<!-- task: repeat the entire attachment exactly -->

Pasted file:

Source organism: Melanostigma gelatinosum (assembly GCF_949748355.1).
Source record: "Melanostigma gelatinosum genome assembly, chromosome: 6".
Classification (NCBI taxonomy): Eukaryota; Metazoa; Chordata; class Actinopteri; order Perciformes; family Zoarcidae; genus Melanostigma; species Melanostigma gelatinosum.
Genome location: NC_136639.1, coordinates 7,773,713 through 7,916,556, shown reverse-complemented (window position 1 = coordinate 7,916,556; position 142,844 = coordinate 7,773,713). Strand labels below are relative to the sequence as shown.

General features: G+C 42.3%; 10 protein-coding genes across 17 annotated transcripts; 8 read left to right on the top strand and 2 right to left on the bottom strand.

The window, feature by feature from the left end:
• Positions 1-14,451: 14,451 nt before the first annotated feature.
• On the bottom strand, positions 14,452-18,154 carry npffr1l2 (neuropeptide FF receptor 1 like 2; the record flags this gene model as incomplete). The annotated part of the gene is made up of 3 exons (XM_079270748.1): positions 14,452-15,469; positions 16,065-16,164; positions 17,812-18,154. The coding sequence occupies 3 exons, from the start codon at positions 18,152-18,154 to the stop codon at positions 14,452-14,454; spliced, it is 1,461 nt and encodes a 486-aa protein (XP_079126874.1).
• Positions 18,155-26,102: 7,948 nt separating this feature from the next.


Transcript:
Source organism: Melanostigma gelatinosum (assembly GCF_949748355.1).
Source record: "Melanostigma gelatinosum genome assembly, chromosome: 6".
Classification (NCBI taxonomy): Eukaryota; Metazoa; Chordata; class Actinopteri; order Perciformes; family Zoarcidae; genus Melanostigma; species Melanostigma gelatinosum.
Genome location: NC_136639.1, coordinates 7,773,713 through 7,916,556, shown reverse-complemented (window position 1 = coordinate 7,916,556; position 142,844 = coordinate 7,773,713). Strand labels below are relative to the sequence as shown.

General features: G+C 42.3%; 10 protein-coding genes across 17 annotated transcripts; 8 read left to right on the top strand and 2 right to left on the bottom strand.

The window, feature by feature from the left end:
• Positions 1-14,451: 14,451 nt before the first annotated feature.
• On the bottom strand, positions 14,452-18,154 carry npffr1l2 (neuropeptide FF receptor 1 like 2; the record flags this gene model as incomplete). The annotated part of the gene is made up of 3 exons (XM_079270748.1): positions 14,452-15,469; positions 16,065-16,164; positions 17,812-18,154. The coding sequence occupies 3 exons, from the start codon at positions 18,152-18,154 to the stop codon at positions 14,452-14,454; spliced, it is 1,461 nt and encodes a 486-aa protein (XP_079126874.1).
• Positions 18,155-26,102: 7,948 nt separating this feature from the next.